It can be difficult for your loved one to balance treatments and doctor’s appointments with their regular day-to-day tasks and errands, especially when they’re dealing with fatigue, pain, and other side effects. Asking for and accepting help is not easy for everyone, especially those who have traditionally managed their household or take pride in their independence. Here is some advice on how to offer and provide help to someone facing a breast cancer diagnosis.
Start at Home
If your loved one who has been diagnosed is a spouse, you’re likely their main source of support already. After the diagnosis, however, the roles and responsibilities you’ve each assumed — earning income, child care, household chores, preparing meals, or other daily tasks — may need some adjustment. First, start with communication. As your partner what their needs and limitations are.
At the same time, you may need some help, as well. Figure out what adjustments are needed in the household, and if it’s too much for the two of you, perhaps you can ask family and friends for help together.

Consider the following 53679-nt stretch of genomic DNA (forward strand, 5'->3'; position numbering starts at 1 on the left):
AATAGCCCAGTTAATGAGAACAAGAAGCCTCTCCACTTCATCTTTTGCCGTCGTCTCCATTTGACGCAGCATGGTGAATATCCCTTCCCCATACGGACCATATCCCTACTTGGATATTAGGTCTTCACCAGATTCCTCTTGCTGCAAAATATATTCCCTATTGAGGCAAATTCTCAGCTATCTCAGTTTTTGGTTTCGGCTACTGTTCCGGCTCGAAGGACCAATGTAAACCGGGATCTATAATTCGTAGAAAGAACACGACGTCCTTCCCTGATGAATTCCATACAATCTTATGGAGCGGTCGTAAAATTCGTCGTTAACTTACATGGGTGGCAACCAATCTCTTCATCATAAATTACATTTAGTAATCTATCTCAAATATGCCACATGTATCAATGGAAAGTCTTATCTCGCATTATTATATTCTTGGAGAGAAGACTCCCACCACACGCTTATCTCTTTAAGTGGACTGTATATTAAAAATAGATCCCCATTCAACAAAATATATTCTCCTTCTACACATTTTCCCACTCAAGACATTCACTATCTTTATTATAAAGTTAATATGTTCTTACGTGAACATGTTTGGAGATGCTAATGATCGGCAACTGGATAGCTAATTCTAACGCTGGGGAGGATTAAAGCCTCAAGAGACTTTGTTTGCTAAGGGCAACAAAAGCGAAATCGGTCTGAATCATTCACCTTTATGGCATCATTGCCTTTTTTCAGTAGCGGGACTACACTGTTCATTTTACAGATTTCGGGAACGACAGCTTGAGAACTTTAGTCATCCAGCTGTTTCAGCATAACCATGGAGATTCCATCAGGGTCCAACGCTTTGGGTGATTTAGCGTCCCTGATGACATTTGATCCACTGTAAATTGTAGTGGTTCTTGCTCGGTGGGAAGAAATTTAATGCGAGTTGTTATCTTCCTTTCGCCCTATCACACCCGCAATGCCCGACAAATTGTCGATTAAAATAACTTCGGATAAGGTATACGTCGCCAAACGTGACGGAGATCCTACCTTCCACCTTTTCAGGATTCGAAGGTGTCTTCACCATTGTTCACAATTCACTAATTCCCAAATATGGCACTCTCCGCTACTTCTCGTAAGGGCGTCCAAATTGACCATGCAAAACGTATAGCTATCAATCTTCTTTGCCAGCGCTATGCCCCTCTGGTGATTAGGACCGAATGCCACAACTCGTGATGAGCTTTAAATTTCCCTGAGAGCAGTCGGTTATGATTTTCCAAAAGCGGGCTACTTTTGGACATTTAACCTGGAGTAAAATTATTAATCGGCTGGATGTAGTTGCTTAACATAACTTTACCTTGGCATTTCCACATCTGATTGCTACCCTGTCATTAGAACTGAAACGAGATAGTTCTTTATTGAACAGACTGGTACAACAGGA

If you have older children living at home or nearby, consider asking them to take on some additional responsibilities around the house. Older children and young adults are likely to be aware of the seriousness of breast cancer and may be looking for an opportunity to help.
If you Live Far Away
Many people live alone or far away from friends and relatives. If you live far away and your loved one who has been diagnosed with breast cancer doesn’t have a big support network at home or nearby, consider reaching out to local resources such as a church or community organization, such as Forge. Our Client Services Coordinator, Janet Dees, can help with transportation, grocery cards, support groups, and other obstacles that you can’t solve if you aren’t living nearby. Call her at (205) 990-5367 or [email protected].
Prioritize and Offer Specific Help
Ask your loved to be specific about what they can handle on their own and what they most need help with. Or offer specific help. Don’t just say “let me know if I can help in any way.” Think about what tasks you are best capable of handling and then offer to do those tasks specifically. If you love to cook, tell your loved one you would like to help prepare meals. If you have a flexible work schedule, offer to pick up their children from school. If you are good with finances, offer to help keep up with medical records, bills, and payments. Or if you’re good with medical situations, ask if they would like for you to go to doctor’s appointments to be an extra set of eyes and ears.
However, don’t be hurt if they refuse your help. Accepting help if hard for many of us. Wait some time and then ask again. They may be ready to accept help later on.